Over the weekend at Politicon in Pasadena, California, Tomi Lahren made headlines during her debate with Chelsea Handler for slamming Obamacare, while benefitting from the health care law.
During an exchange surrounding health care, Handler asked Lahren, “Do you have a health care plan or no?”
Lahren replied, “Luckily I am 24 so I am still on my parents’.”
The crowd drew a quick response, both cheers and jeers. Even Handler came to Lahren’s defense by praising her honesty. However, mainstream and liberal media sites took that line and ran with it to expose how big of a hypocrite Lahren is for criticizing the very law she’s reaping the rewards from.
Lahren has called for Obamacare to be repealed and replaced. However, during Politicon, she conceded that there are certain parts of Obamacare that are good, such as staying on your parents’ health plan.
Good on Tomi for her honesty. As the old saying goes, “Don’t knock until you’ve tried it.” While it’s unknown how Lahren’s experience was with Obamacare or whether she or a family member had a major illness, the health care law can be great for some and horrible for others.
In my personal experience, I had signed up for a catastrophic health plan through the Obamacare exchanges for the year of 2016 because the two jobs (one full-time and one-part time) I worked at combining for 60 hours a week would not offer it to me. My full-time job at the time was below the threshold of employees where the employer mandate didn’t apply to them.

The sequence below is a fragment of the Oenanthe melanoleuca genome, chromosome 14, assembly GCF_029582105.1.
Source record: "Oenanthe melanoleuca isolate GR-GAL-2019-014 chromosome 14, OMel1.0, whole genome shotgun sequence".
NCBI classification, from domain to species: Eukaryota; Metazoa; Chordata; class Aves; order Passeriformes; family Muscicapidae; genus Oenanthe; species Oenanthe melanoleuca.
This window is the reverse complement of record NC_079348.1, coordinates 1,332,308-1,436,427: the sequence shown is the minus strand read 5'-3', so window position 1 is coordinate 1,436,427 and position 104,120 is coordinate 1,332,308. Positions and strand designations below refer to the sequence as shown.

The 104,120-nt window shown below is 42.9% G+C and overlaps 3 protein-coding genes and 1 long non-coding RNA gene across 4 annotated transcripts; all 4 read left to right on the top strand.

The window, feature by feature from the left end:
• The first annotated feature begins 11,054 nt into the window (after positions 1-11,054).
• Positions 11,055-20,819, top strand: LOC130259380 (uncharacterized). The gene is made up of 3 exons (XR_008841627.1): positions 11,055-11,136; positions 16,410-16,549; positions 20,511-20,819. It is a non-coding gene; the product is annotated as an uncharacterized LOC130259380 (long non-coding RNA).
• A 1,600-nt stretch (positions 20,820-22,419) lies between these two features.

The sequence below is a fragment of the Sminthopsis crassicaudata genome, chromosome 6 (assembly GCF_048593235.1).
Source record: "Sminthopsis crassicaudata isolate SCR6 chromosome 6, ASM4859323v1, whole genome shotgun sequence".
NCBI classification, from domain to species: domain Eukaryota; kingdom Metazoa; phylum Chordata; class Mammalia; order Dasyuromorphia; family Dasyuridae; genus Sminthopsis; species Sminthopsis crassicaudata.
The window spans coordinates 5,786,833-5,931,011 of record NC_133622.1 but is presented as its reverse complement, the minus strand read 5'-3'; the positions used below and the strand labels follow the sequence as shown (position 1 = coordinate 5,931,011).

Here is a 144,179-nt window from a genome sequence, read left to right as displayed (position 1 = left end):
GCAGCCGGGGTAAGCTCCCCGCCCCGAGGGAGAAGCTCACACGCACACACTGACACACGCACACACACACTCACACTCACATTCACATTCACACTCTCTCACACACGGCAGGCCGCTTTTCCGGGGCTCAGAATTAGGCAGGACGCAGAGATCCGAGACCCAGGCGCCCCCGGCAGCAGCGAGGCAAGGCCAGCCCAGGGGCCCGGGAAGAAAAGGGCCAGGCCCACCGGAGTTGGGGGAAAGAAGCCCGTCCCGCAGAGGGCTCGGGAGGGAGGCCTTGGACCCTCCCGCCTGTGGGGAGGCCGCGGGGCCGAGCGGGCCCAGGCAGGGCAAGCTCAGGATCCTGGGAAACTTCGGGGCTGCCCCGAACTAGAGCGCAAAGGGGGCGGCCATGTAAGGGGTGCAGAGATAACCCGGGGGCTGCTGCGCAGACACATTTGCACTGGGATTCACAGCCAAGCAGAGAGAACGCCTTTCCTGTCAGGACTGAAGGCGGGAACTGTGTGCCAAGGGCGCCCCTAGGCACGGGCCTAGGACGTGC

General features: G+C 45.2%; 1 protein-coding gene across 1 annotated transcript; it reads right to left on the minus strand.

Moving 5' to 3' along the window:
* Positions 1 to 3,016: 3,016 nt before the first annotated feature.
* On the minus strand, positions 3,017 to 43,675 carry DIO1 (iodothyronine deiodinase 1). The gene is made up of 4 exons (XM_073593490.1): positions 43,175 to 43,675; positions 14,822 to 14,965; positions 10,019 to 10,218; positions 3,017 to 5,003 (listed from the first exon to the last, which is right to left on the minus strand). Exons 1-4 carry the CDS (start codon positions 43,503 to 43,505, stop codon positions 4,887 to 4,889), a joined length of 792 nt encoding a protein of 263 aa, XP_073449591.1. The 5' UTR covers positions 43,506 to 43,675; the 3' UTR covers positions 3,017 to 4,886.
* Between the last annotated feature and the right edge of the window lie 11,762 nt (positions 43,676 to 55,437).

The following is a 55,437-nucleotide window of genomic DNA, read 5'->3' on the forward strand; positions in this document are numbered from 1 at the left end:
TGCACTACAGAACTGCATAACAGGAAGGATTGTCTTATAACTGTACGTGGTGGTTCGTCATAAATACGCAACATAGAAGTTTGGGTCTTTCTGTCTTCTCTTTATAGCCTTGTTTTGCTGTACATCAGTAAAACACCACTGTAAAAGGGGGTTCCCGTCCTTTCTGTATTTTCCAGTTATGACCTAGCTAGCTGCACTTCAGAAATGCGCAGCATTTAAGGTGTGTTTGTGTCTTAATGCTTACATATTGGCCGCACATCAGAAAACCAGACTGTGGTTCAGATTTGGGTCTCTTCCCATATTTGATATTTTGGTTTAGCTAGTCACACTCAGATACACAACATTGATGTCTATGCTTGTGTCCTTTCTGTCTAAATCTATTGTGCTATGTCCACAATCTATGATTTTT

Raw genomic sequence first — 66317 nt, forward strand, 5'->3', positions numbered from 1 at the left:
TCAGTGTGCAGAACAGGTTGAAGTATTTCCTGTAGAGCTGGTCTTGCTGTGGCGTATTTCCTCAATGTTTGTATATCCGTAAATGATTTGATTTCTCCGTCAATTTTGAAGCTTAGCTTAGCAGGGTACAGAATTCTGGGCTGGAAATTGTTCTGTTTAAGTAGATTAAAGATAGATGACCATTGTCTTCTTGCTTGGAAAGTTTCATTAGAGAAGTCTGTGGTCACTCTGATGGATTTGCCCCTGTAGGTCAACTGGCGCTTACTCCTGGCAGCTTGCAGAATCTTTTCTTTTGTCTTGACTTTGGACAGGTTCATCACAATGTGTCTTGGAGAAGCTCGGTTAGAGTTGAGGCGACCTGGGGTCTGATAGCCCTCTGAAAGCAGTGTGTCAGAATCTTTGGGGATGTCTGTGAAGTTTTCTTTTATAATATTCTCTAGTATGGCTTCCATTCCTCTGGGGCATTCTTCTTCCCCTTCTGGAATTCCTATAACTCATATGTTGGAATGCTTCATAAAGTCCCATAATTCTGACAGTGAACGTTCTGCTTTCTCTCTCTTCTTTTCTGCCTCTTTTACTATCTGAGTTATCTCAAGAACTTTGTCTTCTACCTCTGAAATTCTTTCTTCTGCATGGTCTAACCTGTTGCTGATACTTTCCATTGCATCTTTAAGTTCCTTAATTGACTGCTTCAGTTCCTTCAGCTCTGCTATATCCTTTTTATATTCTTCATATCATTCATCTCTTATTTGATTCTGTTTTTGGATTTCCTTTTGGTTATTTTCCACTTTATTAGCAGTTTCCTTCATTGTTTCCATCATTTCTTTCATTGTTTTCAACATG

Premiums were $150 per month (my salary was just above the threshold for a federal subsidy), and the deductible was just above $7,000. It was the cheapest plan I could afford without having the deductible be over $10,000.
Through my employer, I was offered a private health insurance plan through Cigna where premiums are $117 per month, and the deductible is just above $2,000. It, too, was the cheapest plan I could afford, and was scheduled to kick in on January 1, 2017.
Well, guess what happened on December 31, 2016? Yours truly had an appendicitis and had to go to the hospital for an appendectomy, complete with a CT scan, lots and lots of morphine, and an overnight stay.
Yes, luckily I had insurance through Obamacare, and avoided having to pay the full $23,000+ bill out-of-pocket. However, I still had an especially high deductible for someone making less than $60,000 per year. I owed the doctors and hospitals over $7,000 for the services they provided.
Don’t get me wrong, I’m thankful for my health and financial situation to where I am just staying afloat. However, there are aspects of Obamacare that need to be changed to avoid more young people like me getting hit with a very common condition like an appendicitis and having to pay thousands of dollars out-of-pocket for it. The cost of having an Obamacare plan is delayed financial security. I virtually have no savings, can barely afford an apartment, and am accruing more and more debt.
So, while Obamacare has saved thousands of people from financial ruin by giving them a safety net during a medical emergency, it’s costing others dearly. I’ve tried Obamacare, and there’s got to be a better way.
Watch the entire debate between Tomi Lahren and Chelsea Handler at Politicon below: